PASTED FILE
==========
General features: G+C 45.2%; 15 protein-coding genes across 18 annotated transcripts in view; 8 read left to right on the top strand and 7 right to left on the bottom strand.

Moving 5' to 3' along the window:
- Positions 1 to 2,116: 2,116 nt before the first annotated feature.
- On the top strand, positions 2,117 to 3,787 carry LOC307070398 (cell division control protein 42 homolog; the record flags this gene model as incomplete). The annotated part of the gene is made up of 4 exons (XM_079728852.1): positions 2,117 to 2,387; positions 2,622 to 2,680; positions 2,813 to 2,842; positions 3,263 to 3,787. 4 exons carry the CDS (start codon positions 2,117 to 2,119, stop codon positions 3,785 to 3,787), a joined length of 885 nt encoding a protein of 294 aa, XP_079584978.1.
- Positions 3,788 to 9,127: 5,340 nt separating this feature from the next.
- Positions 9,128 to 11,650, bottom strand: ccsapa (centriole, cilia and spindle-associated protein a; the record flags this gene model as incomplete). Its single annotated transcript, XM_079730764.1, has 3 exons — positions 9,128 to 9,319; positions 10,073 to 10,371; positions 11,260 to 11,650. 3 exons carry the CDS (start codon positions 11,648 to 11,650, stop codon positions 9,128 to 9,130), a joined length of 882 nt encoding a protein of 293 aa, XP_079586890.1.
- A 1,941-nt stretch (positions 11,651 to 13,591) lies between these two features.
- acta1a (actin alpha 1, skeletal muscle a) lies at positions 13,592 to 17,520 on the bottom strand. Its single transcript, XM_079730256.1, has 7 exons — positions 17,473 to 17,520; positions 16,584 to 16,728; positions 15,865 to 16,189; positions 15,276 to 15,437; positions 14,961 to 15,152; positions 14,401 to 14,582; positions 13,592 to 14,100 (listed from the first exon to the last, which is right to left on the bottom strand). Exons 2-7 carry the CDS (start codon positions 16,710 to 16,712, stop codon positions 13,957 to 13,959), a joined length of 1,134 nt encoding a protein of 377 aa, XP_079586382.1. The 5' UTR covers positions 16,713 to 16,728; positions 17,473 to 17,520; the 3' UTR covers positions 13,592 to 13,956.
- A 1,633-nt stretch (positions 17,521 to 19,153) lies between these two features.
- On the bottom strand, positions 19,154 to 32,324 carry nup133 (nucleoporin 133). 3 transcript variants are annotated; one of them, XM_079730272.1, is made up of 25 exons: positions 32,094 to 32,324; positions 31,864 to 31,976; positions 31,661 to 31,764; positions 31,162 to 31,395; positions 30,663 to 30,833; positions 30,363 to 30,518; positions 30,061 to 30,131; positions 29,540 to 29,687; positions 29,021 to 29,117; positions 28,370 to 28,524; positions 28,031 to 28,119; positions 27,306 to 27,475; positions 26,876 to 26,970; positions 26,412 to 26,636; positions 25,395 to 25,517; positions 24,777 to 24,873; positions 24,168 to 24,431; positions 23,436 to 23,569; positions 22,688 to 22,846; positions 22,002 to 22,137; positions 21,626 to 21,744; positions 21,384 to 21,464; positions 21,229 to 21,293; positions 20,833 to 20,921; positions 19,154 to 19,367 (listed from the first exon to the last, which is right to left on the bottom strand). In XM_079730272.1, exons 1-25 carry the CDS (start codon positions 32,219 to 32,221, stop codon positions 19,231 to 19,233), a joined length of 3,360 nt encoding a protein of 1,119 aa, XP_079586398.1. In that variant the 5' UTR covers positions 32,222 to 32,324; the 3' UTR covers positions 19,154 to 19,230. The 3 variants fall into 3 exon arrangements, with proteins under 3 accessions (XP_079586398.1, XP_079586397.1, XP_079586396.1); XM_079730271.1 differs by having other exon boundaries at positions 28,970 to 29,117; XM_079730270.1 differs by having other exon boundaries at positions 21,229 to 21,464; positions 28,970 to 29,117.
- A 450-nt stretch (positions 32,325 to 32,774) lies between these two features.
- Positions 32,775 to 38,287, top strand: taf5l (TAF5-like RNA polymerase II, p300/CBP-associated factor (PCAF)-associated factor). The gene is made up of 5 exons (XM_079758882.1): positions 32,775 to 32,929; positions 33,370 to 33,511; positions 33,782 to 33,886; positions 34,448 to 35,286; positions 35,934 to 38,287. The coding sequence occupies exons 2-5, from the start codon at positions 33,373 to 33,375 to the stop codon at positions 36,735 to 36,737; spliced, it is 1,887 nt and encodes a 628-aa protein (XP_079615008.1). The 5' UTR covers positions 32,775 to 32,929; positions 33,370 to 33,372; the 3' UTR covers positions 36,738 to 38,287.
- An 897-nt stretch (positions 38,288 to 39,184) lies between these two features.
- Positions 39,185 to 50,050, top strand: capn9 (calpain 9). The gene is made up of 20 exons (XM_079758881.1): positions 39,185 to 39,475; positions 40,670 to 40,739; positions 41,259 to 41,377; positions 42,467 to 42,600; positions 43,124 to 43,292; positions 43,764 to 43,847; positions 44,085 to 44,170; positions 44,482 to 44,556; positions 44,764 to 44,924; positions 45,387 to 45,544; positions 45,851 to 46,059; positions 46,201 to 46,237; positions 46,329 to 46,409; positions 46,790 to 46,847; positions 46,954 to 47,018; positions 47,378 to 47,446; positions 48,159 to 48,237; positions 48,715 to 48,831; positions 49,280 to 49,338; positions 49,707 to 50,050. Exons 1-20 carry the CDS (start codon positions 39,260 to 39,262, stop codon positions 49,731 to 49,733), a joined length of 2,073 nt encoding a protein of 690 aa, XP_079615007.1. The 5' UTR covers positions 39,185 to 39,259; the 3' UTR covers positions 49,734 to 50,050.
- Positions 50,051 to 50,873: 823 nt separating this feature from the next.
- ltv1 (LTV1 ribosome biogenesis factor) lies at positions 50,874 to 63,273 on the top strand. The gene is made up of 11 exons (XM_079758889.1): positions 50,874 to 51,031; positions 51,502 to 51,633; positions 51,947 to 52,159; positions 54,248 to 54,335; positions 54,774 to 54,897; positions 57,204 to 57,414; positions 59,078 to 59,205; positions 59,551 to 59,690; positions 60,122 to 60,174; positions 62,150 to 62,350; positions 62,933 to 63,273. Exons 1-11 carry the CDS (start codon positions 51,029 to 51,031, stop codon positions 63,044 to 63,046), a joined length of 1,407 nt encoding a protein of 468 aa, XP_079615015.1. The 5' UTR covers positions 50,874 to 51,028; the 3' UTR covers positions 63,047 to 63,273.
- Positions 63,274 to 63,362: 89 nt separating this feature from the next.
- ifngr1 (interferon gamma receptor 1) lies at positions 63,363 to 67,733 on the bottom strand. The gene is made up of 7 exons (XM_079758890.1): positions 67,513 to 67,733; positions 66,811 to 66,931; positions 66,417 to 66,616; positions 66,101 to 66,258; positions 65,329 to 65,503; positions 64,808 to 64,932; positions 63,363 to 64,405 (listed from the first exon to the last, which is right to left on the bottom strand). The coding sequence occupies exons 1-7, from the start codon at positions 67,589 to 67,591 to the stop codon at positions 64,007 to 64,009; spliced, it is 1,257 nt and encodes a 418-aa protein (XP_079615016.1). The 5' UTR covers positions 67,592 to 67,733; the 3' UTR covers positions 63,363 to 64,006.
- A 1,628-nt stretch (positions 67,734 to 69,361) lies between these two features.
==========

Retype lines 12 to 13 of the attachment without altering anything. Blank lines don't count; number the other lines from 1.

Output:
- Positions 32,775 to 38,287, top strand: taf5l (TAF5-like RNA polymerase II, p300/CBP-associated factor (PCAF)-associated factor). The gene is made up of 5 exons (XM_079758882.1): positions 32,775 to 32,929; positions 33,370 to 33,511; positions 33,782 to 33,886; positions 34,448 to 35,286; positions 35,934 to 38,287. The coding sequence occupies exons 2-5, from the start codon at positions 33,373 to 33,375 to the stop codon at positions 36,735 to 36,737; spliced, it is 1,887 nt and encodes a 628-aa protein (XP_079615008.1). The 5' UTR covers positions 32,775 to 32,929; positions 33,370 to 33,372; the 3' UTR covers positions 36,738 to 38,287.
- An 897-nt stretch (positions 38,288 to 39,184) lies between these two features.